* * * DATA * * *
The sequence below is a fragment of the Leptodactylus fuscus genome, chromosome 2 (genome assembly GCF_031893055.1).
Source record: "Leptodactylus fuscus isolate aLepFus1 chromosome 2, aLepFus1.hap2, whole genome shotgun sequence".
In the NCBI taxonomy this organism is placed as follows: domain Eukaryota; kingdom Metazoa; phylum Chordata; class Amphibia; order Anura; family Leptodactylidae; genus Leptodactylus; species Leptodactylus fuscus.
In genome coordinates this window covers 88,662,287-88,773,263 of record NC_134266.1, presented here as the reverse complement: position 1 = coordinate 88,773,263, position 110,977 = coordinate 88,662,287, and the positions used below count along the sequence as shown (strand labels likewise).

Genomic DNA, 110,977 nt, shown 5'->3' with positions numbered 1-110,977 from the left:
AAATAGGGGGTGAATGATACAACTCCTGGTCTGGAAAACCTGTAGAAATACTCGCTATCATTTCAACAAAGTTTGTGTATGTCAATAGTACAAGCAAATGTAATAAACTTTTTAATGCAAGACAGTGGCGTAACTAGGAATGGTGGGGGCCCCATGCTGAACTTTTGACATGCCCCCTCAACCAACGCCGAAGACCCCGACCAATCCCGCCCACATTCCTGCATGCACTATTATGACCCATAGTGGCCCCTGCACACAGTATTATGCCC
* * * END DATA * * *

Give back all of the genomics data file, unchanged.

The sequence below is a fragment of the Leptodactylus fuscus genome, chromosome 2 (genome assembly GCF_031893055.1).
Source record: "Leptodactylus fuscus isolate aLepFus1 chromosome 2, aLepFus1.hap2, whole genome shotgun sequence".
In the NCBI taxonomy this organism is placed as follows: domain Eukaryota; kingdom Metazoa; phylum Chordata; class Amphibia; order Anura; family Leptodactylidae; genus Leptodactylus; species Leptodactylus fuscus.
In genome coordinates this window covers 88,662,287-88,773,263 of record NC_134266.1, presented here as the reverse complement: position 1 = coordinate 88,773,263, position 110,977 = coordinate 88,662,287, and the positions used below count along the sequence as shown (strand labels likewise).

Genomic DNA, 110,977 nt, shown 5'->3' with positions numbered 1-110,977 from the left:
AAATAGGGGGTGAATGATACAACTCCTGGTCTGGAAAACCTGTAGAAATACTCGCTATCATTTCAACAAAGTTTGTGTATGTCAATAGTACAAGCAAATGTAATAAACTTTTTAATGCAAGACAGTGGCGTAACTAGGAATGGTGGGGGCCCCATGCTGAACTTTTGACATGCCCCCTCAACCAACGCCGAAGACCCCGACCAATCCCGCCCACATTCCTGCATGCACTATTATGACCCATAGTGGCCCCTGCACACAGTATTATGCCC